Aged Care in the firing line again

I become very concerned when reports come out that are obviously politically driven.  The sad facts are a public forum attracts mainly dissatisfied people.  Somehow the satisfied become voiceless.

However there is a point amongst all this.  Training is the key.  Training just to meet an audit or a requirement is a waste of time and money.  It has to be relevant and inspiring.

Unfortunately with bed occupancies always a constant concern. Even one empty bed has a significant impact on the bottom line but to cut essentials like training and staff numbers will have a further impact on the bottom line in the delivery of care. 

Don’t get me wrong.  I do understand that cuts backs have to be made on things that will make an immediate impact.  Staff wages and training come into this category.

The danger here is these savings attempts can have a significant effect on the standard of care.  It is when bad habits slip in. 

The homes that I see thriving are those who have a robust training programme in place because well trained staff show.  They are more motivated and make less mistakes and people feel confident about placing loved ones in their care.

For any business to thrive customer satisfaction is essential.  Referrals are the best source of marketing.  So what are the things that I believe will make people refer your facility to others.

  • First impressions – is it clean, smells nice and residents appear happy and active
  • The interview – did they feel they were placing their loved one in a home or a business i.e. is the Manager or who ever does the interview warm, friendly, honest and trustworthy.  The initial interview is really important for if you don’t fulfill the persons expectation on this visit not only will you lose a potential client, you not be referred to others either.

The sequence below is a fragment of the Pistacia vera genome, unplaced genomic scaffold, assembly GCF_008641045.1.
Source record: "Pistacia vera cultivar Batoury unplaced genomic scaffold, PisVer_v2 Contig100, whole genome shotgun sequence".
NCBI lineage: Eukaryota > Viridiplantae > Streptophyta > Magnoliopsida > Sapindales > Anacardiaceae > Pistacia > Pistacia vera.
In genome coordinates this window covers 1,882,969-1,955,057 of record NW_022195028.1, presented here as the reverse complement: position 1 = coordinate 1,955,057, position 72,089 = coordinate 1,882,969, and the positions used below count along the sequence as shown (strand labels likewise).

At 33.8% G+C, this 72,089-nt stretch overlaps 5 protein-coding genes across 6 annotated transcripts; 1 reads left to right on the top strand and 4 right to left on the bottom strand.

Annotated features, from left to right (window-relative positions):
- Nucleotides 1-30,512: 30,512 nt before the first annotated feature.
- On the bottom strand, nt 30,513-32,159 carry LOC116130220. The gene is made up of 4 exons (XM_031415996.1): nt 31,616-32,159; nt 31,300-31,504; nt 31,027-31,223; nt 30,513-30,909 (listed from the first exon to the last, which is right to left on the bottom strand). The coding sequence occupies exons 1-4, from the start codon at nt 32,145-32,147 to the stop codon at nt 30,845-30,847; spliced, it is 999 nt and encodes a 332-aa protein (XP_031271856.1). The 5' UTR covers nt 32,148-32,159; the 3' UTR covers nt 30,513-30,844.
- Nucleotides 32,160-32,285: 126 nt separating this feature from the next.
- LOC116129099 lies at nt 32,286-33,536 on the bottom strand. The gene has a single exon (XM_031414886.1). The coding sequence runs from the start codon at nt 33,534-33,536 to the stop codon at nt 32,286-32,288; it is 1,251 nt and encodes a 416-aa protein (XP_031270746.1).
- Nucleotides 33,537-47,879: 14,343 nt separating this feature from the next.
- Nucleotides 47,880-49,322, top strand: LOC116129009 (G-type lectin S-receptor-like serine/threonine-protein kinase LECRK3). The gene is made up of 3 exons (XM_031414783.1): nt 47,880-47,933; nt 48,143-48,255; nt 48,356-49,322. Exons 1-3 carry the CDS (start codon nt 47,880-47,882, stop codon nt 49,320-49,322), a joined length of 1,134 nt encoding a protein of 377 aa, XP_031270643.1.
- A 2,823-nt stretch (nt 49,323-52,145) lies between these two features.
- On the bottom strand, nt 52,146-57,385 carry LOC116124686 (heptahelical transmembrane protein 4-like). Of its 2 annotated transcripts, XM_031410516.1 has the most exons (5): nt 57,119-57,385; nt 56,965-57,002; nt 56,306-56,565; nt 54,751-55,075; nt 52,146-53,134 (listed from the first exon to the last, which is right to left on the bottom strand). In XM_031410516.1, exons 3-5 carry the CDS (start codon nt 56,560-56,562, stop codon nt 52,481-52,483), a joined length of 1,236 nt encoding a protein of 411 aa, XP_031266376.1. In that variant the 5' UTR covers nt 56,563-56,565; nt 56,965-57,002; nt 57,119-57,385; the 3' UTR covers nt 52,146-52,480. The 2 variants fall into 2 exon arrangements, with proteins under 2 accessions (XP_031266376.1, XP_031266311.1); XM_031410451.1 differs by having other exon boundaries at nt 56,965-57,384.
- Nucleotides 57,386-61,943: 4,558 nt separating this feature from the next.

• Do you take the time to find out about the potential client and the significant other.  Do they feel that both will have their needs met or is the potential client just another number.
  • And when they come in, do you follow through with what you said you would do.  For example:  I heard recently how a respite client had all her needs met on her 2 weekly stay.  She thought it was great and decided to come back as a permanent resident.  On her admission interview she was told that now she was a permanent resident she would not be able to have the same treatment she had when in on respite!  How do you think the person and her family felt?  Too late to change their mind then.  I bet they wanted to run but didn’t feel they could as they had made this very difficult decision.  Would they recommend the place to others?
  • Remind the staff constantly that it is the residents home not theirs. The building may be owned by a business but none of the owners live in it 24 hours a day.  The manager and all the staff go to their own homes too.  When a resident wants a cup of tea, make it for them.  Staff get themselves a cup of tea or something to eat when they want to. It should be the same for residents.

While I understand the books have to balance, you must also never forget that people live for the rest of their lives.  Some rarely get out of the facility.  How would you feel if you

  • Couldn’t have a cuppa when you want
  • Couldn’t  get to the kitchen to make a sandwich or have a biscuit and told to wait till the next meal or refreshment break.
  • Couldn’t have your meal in your room if you wanted and had to sit with so many  other people
  • Couldn’t shower when you wanted – had to wait in line till it was your turn

I know that a routine has to be in place. Many people are very happy to have a regimented environment but just as many are too afraid to say to your face they are not happy.  Remember when people complain it is rarely about the big things.  It is all the little things.  Their unmet needs and expectations.

So if you want to keep you occupancy high, and there are many places that do, look to see what you can do for the client and their families, not Yipee another bed filled.  Look to the people who are doing well in the industry and see what you are not.  The answer will be glaringly obvious if you go to look for it. 

Business is about filling an unmet need.  Are you filling the unmet needs and expectations of your clients/residents? 
Only you can answer that.


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